See more from this Session: Pedology Investigations in Support of Soil Survey: I
Distribution and origin of argillic horizons across Iowa
M. A. Ibrahim and C. L. Burras
Department of Agronomy, Iowa State University, Ames, IA 50011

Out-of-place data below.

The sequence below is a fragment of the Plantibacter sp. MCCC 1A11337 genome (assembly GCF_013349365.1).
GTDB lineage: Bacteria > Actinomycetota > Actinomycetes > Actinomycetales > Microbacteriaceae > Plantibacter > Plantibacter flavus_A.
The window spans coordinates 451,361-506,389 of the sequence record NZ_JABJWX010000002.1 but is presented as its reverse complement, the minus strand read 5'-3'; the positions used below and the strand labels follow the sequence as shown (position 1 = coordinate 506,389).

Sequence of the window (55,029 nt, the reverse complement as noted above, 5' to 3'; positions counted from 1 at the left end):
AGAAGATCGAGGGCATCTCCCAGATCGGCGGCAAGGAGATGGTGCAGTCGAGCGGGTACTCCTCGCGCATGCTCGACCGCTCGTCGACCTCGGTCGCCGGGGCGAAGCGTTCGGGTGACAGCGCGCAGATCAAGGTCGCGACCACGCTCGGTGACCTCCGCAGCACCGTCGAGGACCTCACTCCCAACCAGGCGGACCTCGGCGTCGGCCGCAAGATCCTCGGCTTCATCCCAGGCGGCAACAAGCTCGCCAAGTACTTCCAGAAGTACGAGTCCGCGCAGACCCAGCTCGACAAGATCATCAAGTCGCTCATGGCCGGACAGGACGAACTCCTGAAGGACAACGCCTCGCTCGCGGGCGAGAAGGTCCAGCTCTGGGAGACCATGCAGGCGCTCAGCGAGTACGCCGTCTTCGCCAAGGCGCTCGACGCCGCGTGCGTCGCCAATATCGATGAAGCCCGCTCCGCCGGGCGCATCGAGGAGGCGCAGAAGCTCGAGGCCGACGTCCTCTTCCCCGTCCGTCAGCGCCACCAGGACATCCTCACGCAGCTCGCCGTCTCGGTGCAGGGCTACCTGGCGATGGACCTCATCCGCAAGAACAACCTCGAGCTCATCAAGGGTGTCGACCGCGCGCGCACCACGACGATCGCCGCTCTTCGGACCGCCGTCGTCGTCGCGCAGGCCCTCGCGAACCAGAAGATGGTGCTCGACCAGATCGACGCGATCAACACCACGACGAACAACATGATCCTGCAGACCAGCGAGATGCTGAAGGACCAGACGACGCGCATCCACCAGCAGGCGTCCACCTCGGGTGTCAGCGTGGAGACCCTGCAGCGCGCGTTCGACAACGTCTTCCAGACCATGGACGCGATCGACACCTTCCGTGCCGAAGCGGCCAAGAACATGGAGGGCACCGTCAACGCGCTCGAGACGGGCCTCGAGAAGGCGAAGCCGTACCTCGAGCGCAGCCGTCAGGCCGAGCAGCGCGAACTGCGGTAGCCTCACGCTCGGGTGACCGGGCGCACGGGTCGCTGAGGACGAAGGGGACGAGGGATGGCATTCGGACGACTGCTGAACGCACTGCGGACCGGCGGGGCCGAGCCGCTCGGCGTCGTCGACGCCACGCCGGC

Argillic horizons occur across 33.5% of Iowa's land area. Two-thirds of the area has Udalfs and Aqualfs. The remaining third has Argiudolls, Argiaquolls and Argialbolls. Soils in eastern and southern Iowa commonly have argillic horizons (e.g., argillic horizons cover almost 90% of some counties) while central and northwestern Iowa have the fewest (e.g., 0% in some counties). This general distribution has variously been attributed to trends in - and combinations of - rainfall, native biota, and parent material. Merit exists for each of these hypotheses. Conversely, uncertainty exists for each especially after argillic horizon distribution is evaluated regionally. That is, Nebraska, South Dakota and Minnesota have argillic horizons in soils where “Iowa” thinking would predict they should not form. This study investigates the relationship between argillic horizon occurrence and location across Iowa. We hypothesize the presence and magnitude of argillic horizon expression is a function of whole catena characteristics. The data undergirding our study comes from a variety of NRCS and Iowa Cooperative Soil Survey databases and pedon descriptions. Our analyses are via GIS. Our preliminary interpretation is open drainage systems generally have upland soils with well-expressed argillic horizons. The exception is when the average slope of the watershed exceeds between 5 and 10%. Closed catenas rarely have any soil with an argillic horizon. We attribute this to catena-wide destabilization of silicate minerals that occurs in response to depressional hydrophytes demand for silica as a nutrient.